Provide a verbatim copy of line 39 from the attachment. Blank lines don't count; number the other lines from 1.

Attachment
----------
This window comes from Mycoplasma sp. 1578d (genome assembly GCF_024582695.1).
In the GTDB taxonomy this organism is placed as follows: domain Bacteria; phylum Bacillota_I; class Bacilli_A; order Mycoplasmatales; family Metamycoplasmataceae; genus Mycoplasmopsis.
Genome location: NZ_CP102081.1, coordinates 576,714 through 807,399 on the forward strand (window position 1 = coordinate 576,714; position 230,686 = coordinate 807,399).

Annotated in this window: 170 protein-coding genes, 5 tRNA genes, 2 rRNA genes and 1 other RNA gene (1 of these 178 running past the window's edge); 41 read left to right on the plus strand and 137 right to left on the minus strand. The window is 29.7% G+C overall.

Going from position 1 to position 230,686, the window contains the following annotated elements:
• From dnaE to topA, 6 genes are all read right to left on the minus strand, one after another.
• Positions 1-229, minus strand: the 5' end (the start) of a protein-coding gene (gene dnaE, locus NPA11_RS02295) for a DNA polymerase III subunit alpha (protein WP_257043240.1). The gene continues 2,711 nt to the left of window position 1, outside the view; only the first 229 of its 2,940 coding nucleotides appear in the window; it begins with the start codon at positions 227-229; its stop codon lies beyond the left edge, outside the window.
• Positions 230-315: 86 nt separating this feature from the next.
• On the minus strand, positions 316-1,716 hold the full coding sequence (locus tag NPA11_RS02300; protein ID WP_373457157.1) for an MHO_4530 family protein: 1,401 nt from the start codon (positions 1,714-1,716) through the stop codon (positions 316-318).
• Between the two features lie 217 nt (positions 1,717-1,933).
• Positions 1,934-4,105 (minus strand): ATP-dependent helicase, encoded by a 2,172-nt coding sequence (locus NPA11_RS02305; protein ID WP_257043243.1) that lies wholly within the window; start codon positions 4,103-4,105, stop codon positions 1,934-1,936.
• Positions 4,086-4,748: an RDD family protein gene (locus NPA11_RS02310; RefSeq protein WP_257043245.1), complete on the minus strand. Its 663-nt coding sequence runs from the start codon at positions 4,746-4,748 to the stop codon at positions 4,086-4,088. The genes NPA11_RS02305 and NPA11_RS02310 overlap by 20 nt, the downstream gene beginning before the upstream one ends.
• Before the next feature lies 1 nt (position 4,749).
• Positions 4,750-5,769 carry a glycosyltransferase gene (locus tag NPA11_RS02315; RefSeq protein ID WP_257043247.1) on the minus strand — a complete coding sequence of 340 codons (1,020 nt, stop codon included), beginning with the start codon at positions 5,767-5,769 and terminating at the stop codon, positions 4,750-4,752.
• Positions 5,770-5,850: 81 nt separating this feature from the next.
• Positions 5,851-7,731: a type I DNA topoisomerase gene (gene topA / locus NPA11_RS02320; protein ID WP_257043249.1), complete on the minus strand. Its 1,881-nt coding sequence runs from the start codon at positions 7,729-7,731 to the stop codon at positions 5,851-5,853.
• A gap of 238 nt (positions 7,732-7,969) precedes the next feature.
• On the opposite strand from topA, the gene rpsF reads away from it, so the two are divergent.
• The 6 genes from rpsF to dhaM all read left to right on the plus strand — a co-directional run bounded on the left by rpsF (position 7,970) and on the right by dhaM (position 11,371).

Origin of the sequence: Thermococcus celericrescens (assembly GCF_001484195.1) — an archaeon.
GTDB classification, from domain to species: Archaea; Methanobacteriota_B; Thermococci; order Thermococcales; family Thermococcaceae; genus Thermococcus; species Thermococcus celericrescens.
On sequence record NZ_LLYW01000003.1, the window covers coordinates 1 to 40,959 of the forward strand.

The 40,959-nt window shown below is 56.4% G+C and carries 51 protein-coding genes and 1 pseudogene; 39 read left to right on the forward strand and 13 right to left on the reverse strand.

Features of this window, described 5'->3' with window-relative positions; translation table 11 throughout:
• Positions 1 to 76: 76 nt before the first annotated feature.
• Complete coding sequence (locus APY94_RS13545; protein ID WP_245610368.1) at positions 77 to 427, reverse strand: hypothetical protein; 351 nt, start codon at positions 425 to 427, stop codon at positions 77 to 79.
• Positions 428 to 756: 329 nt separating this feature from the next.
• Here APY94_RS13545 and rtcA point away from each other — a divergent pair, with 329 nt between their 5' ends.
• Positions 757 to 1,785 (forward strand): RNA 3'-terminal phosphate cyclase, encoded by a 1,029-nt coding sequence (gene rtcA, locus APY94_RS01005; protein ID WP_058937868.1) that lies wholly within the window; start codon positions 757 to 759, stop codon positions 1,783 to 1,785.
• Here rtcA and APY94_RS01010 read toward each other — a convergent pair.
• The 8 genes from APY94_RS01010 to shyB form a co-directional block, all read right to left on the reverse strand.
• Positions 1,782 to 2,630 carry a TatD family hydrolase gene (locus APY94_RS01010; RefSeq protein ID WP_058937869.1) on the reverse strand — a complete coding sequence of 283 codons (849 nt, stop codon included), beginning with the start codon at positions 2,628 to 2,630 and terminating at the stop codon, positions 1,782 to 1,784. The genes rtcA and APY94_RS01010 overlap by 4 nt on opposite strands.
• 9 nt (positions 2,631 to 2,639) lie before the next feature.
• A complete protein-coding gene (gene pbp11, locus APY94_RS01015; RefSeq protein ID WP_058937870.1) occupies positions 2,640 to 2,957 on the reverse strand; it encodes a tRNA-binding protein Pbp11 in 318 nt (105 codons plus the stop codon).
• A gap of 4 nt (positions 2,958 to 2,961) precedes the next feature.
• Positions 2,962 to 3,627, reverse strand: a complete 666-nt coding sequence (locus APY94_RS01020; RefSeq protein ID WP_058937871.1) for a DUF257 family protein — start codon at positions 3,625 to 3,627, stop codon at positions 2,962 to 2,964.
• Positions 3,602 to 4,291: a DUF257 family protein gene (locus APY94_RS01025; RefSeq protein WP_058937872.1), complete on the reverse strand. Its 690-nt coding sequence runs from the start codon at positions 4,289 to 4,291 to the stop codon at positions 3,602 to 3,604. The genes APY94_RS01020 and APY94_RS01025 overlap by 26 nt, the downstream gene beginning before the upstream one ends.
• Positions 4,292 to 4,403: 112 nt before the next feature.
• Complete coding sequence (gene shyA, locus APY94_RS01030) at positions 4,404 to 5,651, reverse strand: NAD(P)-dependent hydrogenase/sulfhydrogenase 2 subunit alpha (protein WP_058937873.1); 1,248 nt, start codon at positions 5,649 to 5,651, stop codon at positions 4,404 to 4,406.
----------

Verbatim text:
• Complete coding sequence (gene shyA, locus APY94_RS01030) at positions 4,404 to 5,651, reverse strand: NAD(P)-dependent hydrogenase/sulfhydrogenase 2 subunit alpha (protein WP_058937873.1); 1,248 nt, start codon at positions 5,649 to 5,651, stop codon at positions 4,404 to 4,406.